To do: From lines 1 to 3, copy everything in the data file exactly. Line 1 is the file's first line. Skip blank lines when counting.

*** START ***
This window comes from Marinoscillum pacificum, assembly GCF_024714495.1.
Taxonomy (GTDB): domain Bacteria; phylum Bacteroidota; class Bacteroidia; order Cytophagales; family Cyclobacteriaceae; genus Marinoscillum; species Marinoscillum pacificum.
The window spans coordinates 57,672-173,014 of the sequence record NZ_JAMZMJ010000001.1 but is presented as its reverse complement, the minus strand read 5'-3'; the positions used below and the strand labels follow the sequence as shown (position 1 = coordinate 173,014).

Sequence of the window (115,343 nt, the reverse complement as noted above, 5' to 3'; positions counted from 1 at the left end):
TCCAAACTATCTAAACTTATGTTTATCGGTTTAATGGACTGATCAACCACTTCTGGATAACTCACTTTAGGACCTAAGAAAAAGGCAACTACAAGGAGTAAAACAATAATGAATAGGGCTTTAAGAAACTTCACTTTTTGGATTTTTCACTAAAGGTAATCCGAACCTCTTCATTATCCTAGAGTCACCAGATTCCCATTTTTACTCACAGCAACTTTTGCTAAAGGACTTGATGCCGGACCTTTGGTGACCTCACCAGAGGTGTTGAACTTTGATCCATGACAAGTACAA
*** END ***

This window comes from Marinoscillum pacificum, assembly GCF_024714495.1.
Taxonomy (GTDB): domain Bacteria; phylum Bacteroidota; class Bacteroidia; order Cytophagales; family Cyclobacteriaceae; genus Marinoscillum; species Marinoscillum pacificum.
The window spans coordinates 57,672-173,014 of the sequence record NZ_JAMZMJ010000001.1 but is presented as its reverse complement, the minus strand read 5'-3'; the positions used below and the strand labels follow the sequence as shown (position 1 = coordinate 173,014).